Eutrophication, Algae, Peel Inlet (W.A.), Harvey River Estuary (W.A.), Western Australia
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The Peel-Harvey esturine system study began in 1976 because people living near Peel Inlet complained about the accumulation of water weeds and algae on the shores and the smell of hydrogen sulphide (rotton egg gas) that resulted from their decomposition. From 1974 efforts had been made to control this 'algal problem' by raking up the weed with tractors and carting it away. This 'cosmetic activity had little impact on the problem.
The immediate cause was obvious: a carpet of green algae covering about 20square kilometres of the bottom of Peel Inlet. From time to time this 'goat weed' floated to the surface and was driven ashore by the wind. There it collected in huge piles that decomposed to an evil-smelling, black sludge that fouled the previously clean beaches.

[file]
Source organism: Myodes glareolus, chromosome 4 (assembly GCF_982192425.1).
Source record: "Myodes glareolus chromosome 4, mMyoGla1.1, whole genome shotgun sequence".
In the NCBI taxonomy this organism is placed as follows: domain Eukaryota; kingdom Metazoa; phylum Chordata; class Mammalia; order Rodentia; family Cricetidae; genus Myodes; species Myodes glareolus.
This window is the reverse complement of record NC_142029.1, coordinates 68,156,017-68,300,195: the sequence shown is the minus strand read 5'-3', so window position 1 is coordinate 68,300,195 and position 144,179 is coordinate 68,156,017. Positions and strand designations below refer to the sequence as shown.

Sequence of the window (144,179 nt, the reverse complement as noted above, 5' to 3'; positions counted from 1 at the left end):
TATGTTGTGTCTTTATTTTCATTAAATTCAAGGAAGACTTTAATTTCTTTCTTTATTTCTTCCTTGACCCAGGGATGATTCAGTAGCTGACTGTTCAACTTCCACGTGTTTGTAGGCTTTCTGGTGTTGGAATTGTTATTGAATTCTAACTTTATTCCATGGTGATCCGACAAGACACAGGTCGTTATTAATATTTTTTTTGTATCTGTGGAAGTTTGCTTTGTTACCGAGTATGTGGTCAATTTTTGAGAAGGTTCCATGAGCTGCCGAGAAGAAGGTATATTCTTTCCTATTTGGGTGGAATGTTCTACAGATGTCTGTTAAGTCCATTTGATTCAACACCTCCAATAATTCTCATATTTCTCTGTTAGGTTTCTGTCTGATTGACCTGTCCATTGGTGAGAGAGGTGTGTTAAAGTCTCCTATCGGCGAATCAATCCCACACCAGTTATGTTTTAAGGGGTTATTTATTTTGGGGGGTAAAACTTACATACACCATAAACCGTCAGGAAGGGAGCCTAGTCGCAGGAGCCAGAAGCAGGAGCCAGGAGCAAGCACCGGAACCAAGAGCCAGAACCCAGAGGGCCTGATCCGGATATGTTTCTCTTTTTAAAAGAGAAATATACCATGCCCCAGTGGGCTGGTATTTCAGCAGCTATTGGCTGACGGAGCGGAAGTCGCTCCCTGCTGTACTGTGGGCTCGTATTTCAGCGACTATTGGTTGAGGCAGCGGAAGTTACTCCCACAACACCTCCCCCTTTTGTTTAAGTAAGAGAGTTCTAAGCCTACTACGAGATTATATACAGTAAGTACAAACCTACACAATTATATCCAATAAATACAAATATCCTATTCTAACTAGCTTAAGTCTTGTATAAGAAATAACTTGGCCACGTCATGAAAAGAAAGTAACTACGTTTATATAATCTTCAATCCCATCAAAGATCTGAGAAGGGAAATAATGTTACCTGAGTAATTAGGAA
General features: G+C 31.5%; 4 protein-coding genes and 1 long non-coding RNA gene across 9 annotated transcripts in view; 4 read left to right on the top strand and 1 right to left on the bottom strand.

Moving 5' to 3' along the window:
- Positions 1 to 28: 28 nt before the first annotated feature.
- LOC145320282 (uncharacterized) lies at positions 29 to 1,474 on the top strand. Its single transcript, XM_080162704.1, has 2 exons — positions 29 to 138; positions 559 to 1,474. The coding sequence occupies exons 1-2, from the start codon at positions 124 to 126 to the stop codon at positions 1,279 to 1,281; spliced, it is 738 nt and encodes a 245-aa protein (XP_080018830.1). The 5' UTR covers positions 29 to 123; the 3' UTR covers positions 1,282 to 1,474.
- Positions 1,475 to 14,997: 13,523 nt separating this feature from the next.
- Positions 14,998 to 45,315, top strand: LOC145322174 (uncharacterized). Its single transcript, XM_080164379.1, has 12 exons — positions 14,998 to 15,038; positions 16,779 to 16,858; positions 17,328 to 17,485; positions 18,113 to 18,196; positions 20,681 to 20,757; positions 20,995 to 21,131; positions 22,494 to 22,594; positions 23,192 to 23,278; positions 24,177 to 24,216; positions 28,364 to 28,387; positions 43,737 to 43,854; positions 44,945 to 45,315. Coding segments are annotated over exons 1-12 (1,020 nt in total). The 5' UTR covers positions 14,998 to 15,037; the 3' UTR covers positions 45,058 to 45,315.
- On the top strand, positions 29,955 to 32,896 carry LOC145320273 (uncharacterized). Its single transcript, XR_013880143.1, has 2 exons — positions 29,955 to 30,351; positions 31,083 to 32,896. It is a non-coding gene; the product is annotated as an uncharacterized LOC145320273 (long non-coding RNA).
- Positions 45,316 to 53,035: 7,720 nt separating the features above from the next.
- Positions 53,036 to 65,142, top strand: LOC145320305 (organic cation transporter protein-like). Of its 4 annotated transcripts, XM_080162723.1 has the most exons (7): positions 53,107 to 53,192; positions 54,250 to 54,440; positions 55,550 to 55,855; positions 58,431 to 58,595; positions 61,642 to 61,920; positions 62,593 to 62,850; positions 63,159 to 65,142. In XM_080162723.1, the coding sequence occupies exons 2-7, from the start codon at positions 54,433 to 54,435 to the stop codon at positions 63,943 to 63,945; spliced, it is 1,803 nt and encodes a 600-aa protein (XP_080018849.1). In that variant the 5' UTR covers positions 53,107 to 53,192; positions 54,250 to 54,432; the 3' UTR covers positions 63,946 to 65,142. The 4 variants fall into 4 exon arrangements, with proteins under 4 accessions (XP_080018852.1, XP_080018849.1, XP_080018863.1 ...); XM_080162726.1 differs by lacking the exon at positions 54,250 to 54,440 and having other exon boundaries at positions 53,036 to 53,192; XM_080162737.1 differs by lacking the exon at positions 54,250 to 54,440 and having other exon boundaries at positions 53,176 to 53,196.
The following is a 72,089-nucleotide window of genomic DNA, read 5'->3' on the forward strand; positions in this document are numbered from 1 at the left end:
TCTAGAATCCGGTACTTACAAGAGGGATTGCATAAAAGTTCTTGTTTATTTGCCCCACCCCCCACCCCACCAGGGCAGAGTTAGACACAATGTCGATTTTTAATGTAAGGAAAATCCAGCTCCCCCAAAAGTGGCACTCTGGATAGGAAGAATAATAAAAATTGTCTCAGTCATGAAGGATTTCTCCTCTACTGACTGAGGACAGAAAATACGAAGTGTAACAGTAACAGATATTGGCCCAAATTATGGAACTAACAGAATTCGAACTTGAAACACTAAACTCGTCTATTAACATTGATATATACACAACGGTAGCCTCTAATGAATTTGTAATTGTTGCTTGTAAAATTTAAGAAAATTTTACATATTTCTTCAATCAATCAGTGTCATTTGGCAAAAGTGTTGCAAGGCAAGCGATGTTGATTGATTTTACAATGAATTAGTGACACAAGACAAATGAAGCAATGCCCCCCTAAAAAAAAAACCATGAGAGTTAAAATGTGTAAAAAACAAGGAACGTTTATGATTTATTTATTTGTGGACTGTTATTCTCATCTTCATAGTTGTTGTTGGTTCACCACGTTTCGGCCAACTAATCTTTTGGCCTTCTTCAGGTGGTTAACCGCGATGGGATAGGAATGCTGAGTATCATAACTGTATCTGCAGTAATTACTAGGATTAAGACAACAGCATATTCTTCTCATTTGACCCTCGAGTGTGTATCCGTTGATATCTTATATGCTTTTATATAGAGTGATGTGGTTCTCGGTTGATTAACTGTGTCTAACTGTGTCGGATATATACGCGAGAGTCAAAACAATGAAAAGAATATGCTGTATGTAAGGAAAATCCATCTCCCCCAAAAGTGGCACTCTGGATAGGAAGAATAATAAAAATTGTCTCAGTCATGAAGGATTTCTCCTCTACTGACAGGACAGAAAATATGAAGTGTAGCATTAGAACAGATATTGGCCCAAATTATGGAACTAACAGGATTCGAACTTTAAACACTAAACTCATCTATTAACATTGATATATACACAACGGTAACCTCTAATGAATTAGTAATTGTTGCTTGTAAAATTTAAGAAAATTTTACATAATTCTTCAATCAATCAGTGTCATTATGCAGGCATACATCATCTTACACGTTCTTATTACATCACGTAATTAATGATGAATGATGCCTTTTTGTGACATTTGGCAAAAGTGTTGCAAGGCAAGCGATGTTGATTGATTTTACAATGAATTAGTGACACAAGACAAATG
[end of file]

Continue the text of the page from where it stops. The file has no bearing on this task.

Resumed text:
During the past ten years the exxtent of the problem has varied with the seasons and its nature has changed according to the different kinds of algae present. With more and better equipment the PeelInlet Management Authority has succesfully kept the shores clean near the inhabited areas, but the problem remains. Weed accumulations are as great as ever along the uninhabited south-eastern shores.
Hodgkin, E. P. and Birch, P. B.
"Algal problems of the estuary,"
Journal of the Department of Agriculture, Western Australia, Series 4: Vol. 25
, Article 2.
Available at: https://researchlibrary.agric.wa.gov.au/journal_agriculture4/vol25/iss3/2